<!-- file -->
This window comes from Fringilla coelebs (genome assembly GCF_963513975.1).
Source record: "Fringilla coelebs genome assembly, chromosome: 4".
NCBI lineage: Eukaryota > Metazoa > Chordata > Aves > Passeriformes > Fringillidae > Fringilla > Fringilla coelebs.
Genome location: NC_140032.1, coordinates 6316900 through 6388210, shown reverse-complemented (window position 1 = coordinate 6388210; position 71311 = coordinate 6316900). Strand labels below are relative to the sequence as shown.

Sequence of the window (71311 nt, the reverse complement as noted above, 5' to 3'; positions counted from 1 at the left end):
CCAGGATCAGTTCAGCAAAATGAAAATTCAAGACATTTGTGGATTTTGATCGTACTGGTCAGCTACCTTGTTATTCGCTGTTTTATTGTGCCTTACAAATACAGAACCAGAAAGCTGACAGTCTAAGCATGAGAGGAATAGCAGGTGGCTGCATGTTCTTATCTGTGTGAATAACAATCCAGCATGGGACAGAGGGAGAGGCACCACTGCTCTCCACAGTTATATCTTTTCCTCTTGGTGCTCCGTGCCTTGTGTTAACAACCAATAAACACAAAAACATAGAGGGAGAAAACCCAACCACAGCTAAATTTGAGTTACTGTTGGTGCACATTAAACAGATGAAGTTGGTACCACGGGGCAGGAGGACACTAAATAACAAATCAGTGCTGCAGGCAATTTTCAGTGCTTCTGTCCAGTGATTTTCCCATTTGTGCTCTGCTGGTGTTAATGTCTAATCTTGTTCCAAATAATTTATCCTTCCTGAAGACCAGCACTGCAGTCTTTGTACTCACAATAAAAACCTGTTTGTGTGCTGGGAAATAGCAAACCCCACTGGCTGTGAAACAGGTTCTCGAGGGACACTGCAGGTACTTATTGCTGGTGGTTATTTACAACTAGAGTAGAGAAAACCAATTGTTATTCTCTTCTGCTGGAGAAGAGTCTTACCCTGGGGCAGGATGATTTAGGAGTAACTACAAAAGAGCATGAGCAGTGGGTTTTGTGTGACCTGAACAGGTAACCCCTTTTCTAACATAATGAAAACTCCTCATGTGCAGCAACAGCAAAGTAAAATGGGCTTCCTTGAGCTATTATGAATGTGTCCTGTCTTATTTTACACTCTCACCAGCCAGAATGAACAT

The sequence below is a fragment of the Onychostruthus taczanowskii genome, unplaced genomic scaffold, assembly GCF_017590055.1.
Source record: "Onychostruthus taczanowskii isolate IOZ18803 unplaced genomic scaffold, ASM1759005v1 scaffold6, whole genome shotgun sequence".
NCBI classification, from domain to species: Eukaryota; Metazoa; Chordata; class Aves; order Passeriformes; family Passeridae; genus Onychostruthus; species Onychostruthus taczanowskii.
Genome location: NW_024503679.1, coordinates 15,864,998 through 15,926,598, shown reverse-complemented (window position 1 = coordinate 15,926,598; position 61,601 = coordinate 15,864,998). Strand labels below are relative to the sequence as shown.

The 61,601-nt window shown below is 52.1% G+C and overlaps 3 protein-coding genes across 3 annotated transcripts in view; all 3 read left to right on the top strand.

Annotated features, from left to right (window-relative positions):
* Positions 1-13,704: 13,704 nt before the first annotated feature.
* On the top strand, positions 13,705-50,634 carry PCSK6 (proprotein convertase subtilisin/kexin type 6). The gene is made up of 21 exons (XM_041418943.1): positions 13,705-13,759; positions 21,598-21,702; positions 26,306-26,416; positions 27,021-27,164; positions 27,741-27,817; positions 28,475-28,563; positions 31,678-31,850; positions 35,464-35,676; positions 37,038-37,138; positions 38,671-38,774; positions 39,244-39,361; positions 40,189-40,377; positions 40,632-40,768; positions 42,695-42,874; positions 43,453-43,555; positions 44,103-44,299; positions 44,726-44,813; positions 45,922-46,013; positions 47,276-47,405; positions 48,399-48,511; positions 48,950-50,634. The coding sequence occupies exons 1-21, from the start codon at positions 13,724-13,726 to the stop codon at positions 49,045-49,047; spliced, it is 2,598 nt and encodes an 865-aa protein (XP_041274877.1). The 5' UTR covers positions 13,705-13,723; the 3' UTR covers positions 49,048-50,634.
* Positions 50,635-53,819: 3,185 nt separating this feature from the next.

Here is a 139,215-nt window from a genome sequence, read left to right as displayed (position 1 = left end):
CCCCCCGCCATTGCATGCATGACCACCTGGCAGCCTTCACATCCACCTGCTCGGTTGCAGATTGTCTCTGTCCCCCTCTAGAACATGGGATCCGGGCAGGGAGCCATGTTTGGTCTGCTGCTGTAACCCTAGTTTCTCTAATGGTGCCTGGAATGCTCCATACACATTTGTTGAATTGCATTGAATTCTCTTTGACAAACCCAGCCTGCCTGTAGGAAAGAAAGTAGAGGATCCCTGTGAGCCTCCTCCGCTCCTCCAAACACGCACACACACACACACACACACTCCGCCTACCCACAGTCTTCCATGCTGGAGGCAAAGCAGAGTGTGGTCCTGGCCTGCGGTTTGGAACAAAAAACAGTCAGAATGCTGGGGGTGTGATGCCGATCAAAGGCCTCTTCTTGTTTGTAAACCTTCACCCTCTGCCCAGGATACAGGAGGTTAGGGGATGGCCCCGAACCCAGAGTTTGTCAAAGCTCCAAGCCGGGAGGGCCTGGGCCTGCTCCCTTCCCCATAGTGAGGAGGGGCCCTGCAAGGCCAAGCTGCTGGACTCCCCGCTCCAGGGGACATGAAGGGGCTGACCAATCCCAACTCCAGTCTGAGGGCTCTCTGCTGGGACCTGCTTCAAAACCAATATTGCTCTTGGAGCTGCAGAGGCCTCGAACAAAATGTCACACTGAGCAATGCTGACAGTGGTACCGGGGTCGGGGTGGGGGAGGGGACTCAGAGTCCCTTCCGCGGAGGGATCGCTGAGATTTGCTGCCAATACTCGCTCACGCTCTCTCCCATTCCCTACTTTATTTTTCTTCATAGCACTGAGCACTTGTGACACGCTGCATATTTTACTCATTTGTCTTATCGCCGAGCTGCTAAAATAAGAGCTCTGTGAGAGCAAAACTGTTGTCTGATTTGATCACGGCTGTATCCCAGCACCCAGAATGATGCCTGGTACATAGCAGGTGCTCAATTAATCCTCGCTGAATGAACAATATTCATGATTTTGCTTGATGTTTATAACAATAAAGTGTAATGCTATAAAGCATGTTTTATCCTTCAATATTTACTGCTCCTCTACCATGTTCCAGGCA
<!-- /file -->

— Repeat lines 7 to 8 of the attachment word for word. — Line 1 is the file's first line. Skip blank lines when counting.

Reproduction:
The sequence below is a fragment of the Onychostruthus taczanowskii genome, unplaced genomic scaffold, assembly GCF_017590055.1.
Source record: "Onychostruthus taczanowskii isolate IOZ18803 unplaced genomic scaffold, ASM1759005v1 scaffold6, whole genome shotgun sequence".